2. Berkshire East

Massachusetts Ski

Location: Charlemont

Founded: 1953

Times Gone: 2

Vertical: 1,180’ (10)

Acreage: 180 (9)

Chairlift Count: (4) 

High-Speed Chair: No (0) 

Overall Snow Conditions: (9)

Steepness: (9)

Weekday Ticket Prices: $45 (7)

Moguls: (10) 

Terrain Park: (3)

Glades: (10)

Overall Score: 71

Located in the northeastern corner of Berkshire County, this mountain is a rugged skier’s Disney World. I recently went after a fresh snow storm, and I would’ve been shocked to find there was a single square inch not covered in pristine, fluffy snow. Moguls are formed wherever possible, and glades fill each and every corner of the wooded plots. Bike trails intended for summer use also serve as inadvertent glades, allowing even children a taste of these unique trails. Also offering downhill mountain biking, treehouse tours, a zipline, a mountain coaster, and white-water rafting in the Deerfield River, Berkshire East (often compressed to “Beast”) is a mecca for outdoor recreation of all seasons in the Berkshires. 

Beast has the highest vertical of all eleven public mountains. The prices are reasonable, and management does a decent job looking after the snow. Not much of a terrain park is to be found, however.

  1. Jiminy Peak
Massachusetts Ski

Location: Lanesboro

Founded: 1948

Times Gone: 2

Vertical: 1,150’ (10) 

Skiable Acreage: 170 (8)  

Chairlift Count: (7) 

High-Speed Chair: Yes (10) 

Overall Snow Conditions: (8)

Steepness: (9) 

Weekday Ticket Price: $89 (3)

Moguls: (7)

Terrain Park: (5) 

Glades: (7)

Overall Score: 74

And the drumroll…Jiminy takes the cake. I think this is the general consensus among skiers. Jiminy is the closest a mountain in Massachusetts can be to one of northern New England. It’s a tad bigger than Beast and has the luxury of a high-speed chair that so many mountains in southern New England lack. If Wachusett and Berkshire East had a baby, I imagine it would come out resembling something of Jiminy.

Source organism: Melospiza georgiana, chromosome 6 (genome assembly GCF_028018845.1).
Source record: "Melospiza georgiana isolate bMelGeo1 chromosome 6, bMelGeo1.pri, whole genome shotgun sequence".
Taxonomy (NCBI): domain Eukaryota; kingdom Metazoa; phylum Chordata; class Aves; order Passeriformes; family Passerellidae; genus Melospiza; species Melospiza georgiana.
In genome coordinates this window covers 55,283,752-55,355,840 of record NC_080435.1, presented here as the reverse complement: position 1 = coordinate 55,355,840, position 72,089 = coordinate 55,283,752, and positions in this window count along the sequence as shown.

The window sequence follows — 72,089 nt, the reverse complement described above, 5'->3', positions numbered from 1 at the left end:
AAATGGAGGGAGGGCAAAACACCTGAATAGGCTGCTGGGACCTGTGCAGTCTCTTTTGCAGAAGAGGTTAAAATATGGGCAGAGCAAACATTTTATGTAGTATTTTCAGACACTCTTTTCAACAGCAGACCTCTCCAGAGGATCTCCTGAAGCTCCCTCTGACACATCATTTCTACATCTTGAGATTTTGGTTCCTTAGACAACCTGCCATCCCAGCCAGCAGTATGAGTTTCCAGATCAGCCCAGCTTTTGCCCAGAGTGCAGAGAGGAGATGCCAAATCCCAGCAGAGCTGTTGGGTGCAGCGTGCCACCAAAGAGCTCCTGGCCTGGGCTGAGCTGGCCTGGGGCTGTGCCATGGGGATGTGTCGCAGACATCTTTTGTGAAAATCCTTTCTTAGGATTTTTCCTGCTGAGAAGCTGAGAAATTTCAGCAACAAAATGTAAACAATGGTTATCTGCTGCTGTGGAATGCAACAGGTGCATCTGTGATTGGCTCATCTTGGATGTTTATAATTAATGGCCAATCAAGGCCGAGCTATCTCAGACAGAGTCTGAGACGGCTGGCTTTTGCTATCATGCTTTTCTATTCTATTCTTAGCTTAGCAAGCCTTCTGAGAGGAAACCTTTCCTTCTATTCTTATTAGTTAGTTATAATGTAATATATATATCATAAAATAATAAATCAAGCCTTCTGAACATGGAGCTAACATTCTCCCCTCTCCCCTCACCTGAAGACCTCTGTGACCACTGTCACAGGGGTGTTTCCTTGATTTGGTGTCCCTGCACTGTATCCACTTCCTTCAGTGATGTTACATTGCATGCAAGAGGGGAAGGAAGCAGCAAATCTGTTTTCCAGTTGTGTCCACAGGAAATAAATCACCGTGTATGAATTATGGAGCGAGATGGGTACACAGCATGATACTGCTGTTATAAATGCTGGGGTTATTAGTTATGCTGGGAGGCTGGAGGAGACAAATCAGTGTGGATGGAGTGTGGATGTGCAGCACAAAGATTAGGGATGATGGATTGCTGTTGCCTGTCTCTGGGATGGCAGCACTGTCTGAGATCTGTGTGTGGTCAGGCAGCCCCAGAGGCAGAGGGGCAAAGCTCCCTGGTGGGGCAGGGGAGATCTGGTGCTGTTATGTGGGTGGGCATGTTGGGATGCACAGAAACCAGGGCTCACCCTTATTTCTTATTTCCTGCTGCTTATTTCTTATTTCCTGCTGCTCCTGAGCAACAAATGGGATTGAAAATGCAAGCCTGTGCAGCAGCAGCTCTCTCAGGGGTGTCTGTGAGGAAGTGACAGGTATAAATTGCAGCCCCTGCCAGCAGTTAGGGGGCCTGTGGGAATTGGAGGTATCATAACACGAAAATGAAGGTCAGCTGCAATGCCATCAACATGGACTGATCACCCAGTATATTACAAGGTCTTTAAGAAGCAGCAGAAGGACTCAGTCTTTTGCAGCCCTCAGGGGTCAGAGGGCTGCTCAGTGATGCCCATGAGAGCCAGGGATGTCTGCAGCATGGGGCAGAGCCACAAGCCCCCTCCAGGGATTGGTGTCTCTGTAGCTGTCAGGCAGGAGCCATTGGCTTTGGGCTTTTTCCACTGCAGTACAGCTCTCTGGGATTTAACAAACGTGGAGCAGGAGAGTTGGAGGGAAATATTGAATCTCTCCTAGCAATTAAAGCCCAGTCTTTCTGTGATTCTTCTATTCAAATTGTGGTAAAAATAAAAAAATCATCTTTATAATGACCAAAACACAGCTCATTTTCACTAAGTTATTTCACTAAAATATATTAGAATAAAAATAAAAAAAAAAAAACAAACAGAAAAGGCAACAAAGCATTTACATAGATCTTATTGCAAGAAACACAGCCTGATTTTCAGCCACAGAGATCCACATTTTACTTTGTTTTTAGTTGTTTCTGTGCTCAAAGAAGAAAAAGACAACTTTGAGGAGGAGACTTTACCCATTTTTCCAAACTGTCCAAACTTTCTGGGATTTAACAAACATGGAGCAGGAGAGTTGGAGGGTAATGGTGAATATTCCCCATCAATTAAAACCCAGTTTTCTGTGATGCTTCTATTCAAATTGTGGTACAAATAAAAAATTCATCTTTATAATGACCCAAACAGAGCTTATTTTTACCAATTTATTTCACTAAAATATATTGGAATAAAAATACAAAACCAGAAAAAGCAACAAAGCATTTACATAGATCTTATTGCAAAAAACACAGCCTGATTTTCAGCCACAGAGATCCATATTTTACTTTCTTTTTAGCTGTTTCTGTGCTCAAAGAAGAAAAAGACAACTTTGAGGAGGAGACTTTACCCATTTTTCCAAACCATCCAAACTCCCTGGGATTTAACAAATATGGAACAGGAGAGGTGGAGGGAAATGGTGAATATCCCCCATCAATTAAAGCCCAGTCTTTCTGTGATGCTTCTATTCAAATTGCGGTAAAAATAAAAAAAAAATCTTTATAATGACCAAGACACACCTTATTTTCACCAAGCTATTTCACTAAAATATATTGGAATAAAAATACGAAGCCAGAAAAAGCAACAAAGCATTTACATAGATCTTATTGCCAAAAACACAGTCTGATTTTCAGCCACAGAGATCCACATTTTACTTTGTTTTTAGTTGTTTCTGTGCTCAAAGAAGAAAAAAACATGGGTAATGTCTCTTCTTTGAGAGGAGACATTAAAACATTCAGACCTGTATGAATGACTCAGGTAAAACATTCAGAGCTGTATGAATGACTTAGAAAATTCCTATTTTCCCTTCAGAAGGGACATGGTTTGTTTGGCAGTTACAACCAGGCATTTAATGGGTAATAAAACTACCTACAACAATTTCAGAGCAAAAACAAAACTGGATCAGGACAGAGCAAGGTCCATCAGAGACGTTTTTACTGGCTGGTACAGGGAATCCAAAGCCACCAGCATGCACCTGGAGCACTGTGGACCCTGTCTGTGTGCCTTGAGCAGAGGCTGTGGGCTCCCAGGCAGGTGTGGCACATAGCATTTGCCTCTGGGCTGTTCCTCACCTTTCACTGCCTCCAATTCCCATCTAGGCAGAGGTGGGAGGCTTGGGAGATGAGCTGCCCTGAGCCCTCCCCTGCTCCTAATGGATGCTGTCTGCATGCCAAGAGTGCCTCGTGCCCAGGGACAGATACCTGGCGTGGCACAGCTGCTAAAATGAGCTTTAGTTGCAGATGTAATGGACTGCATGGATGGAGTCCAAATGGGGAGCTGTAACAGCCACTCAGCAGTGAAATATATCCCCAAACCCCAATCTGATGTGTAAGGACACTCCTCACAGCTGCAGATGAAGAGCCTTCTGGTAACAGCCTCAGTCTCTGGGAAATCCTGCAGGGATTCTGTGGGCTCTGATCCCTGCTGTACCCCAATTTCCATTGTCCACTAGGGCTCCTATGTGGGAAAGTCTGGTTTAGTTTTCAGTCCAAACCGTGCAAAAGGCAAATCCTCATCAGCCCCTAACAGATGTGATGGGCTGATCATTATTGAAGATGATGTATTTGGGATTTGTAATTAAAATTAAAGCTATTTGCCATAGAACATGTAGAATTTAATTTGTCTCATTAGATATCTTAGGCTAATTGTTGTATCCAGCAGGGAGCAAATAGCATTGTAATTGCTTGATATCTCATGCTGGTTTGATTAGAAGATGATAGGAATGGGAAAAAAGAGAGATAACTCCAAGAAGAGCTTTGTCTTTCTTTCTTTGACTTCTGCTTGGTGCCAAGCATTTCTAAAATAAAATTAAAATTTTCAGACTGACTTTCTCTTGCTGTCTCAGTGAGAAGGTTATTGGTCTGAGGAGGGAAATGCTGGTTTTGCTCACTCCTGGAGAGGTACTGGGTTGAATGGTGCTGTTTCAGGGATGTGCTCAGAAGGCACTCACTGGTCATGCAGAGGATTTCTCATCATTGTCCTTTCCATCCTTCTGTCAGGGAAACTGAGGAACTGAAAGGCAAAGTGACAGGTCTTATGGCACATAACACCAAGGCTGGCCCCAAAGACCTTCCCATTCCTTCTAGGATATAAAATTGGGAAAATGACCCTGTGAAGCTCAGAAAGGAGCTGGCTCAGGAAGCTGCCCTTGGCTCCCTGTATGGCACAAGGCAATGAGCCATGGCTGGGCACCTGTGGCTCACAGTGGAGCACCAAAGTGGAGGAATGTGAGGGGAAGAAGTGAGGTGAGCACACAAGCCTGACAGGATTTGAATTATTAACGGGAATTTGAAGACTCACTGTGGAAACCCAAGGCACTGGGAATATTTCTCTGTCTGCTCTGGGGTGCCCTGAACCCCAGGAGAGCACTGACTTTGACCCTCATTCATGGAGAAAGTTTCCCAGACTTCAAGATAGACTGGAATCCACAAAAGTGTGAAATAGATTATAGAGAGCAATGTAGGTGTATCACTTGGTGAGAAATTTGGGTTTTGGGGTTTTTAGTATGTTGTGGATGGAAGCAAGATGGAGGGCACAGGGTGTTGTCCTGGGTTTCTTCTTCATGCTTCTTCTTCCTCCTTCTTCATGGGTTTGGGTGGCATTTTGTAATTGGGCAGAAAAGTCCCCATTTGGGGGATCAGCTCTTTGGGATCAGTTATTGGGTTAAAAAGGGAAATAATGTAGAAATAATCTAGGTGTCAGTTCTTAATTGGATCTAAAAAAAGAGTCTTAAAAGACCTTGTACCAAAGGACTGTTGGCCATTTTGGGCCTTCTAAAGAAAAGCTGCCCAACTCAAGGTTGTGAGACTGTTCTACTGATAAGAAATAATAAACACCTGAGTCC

I’ve only been to this mountain twice, but each time was merry as can be, even if the higher prices have deterred me from going more than once in a season. The Berkshire Express lift will keep you on the snow as much or even more than you’re on the chair, and the trails provide a near perfect symbiosis of pitch, glades, and moguls. If you’re a tree hugger like me, you’ll be pleased to know 33% of their energy is created from their windmill, and if you want to grasp the reality of how enormous these turbines really are, take a swoop down Outback. Any skier who lives near this area needs to give it a visit.

Final Thoughts

These are all public mountains, meaning a simple exchange of currency and something at least imitating skis or a snowboard on your feet will get you up the lift. There are other established ski areas without this feature such as Greylock Ski-Club and Eaglebrook Ski School in Deerfield. These areas are for purposes beyond monetization, however, and I’m not likely to ever traverse them. But who knows how these slopes would compare? I certainly don’t.   

To reiterate, every skier skis differently and has different preferences. This hierarchy was created with what I look for in a mountain, which may not be what you want. And even if it is, keep in mind that this list is still subjective to my experience. Obviously, I can give a more accurate analysis to mountains I have been to more times, and if you took a good look at this list, you probably also noticed I’ve been to Jiminy Peak, Berkshire East, and Catamount much less than the others. Regardless of the variables, there aren’t really any other lists like this on the internet, so here is a good place to start, no matter who you are.

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Published by Nicholas J. Devlin

I'm a freelance writer from western Massachusetts. Horror, comedy, and all the unholy things my parents told me to stay away from are pretty much my favorite. Oh and I like the outdoors.

4 thoughts on “Massachusetts Ski Areas: Ranked

  1. Pretty fair but I would add one more category. Crowds/lift lines. This factor tremendously effects the experience. I’ve skied Jiminy and Berkshire East a lot. The crowds at Jiminy keeps me away. Frequent Long lift lines and crowded slopes. Very rare at Berkshire East. Also Berkshire East is in Franklin and not Berkshire Co. The Eaglebrook ski area is run and known as a school not a club. I’ts club though has the 2nd longest running winter carnival in the country next to Dartmouth.